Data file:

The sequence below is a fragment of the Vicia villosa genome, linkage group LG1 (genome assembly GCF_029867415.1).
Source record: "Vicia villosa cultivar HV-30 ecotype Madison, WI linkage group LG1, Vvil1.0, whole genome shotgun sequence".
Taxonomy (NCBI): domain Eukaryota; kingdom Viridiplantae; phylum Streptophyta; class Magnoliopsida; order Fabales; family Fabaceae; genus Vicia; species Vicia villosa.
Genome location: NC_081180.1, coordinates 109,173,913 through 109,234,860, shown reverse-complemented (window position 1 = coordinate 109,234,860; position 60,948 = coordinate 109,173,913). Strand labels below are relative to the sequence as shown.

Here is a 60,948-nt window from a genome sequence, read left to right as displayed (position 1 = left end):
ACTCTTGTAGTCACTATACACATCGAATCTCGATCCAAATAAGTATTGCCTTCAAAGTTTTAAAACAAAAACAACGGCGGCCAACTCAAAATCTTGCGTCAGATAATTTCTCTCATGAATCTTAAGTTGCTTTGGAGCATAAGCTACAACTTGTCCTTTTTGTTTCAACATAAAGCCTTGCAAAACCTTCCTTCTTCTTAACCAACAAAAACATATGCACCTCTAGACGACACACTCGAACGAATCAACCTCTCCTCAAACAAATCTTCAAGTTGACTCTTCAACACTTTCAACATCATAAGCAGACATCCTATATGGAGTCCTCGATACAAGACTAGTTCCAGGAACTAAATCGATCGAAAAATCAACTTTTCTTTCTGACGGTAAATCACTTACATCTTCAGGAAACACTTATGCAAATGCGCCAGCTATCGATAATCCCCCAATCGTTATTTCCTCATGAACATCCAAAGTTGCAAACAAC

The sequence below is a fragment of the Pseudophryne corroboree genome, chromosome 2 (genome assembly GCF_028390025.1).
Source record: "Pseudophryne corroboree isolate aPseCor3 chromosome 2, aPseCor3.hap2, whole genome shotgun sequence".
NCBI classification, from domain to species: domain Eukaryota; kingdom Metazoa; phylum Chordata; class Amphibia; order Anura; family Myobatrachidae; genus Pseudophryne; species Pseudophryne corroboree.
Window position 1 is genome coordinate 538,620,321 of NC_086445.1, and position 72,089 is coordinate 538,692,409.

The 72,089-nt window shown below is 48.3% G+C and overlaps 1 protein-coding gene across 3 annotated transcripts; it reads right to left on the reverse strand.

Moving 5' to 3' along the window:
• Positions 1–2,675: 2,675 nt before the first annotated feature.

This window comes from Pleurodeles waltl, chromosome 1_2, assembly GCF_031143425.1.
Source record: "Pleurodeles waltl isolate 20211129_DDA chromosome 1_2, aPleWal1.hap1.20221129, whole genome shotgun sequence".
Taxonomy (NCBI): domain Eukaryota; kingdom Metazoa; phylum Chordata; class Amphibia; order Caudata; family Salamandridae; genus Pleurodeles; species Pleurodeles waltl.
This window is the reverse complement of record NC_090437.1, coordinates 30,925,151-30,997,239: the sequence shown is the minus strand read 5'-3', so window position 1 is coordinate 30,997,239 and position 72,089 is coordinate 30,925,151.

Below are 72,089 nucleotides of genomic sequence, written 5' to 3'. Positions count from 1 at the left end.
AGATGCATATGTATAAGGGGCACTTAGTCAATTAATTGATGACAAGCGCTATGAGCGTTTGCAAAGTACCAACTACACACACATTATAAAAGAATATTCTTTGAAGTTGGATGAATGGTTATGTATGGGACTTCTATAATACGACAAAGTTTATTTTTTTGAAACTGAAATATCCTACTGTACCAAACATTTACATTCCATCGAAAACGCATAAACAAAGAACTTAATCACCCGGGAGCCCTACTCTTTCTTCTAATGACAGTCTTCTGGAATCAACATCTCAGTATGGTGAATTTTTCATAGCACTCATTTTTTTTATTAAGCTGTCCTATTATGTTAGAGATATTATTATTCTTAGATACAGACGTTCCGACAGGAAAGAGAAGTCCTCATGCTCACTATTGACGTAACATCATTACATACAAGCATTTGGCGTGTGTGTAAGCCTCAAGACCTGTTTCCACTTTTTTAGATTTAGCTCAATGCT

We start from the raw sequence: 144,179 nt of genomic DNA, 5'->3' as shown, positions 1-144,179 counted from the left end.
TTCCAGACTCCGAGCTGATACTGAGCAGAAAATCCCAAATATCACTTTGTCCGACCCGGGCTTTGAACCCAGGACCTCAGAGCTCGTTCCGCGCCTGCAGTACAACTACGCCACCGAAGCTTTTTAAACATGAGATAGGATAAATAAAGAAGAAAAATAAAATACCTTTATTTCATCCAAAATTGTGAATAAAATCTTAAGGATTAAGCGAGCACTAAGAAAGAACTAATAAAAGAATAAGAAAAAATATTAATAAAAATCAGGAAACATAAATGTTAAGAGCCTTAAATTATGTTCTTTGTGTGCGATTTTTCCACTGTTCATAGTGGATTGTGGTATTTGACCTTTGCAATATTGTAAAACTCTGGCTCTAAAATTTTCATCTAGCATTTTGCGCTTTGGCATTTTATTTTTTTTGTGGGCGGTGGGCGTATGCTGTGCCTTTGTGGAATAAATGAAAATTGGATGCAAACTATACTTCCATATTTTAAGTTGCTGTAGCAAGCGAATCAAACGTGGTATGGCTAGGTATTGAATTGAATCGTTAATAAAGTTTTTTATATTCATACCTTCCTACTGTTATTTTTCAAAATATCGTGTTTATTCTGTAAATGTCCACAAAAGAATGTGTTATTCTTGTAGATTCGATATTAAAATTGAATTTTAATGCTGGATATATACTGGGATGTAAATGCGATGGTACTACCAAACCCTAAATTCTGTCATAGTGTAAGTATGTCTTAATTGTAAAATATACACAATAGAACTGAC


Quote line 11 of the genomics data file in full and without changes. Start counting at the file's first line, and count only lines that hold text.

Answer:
The 72,089-nt window shown below is 48.3% G+C and overlaps 1 protein-coding gene across 3 annotated transcripts; it reads right to left on the reverse strand.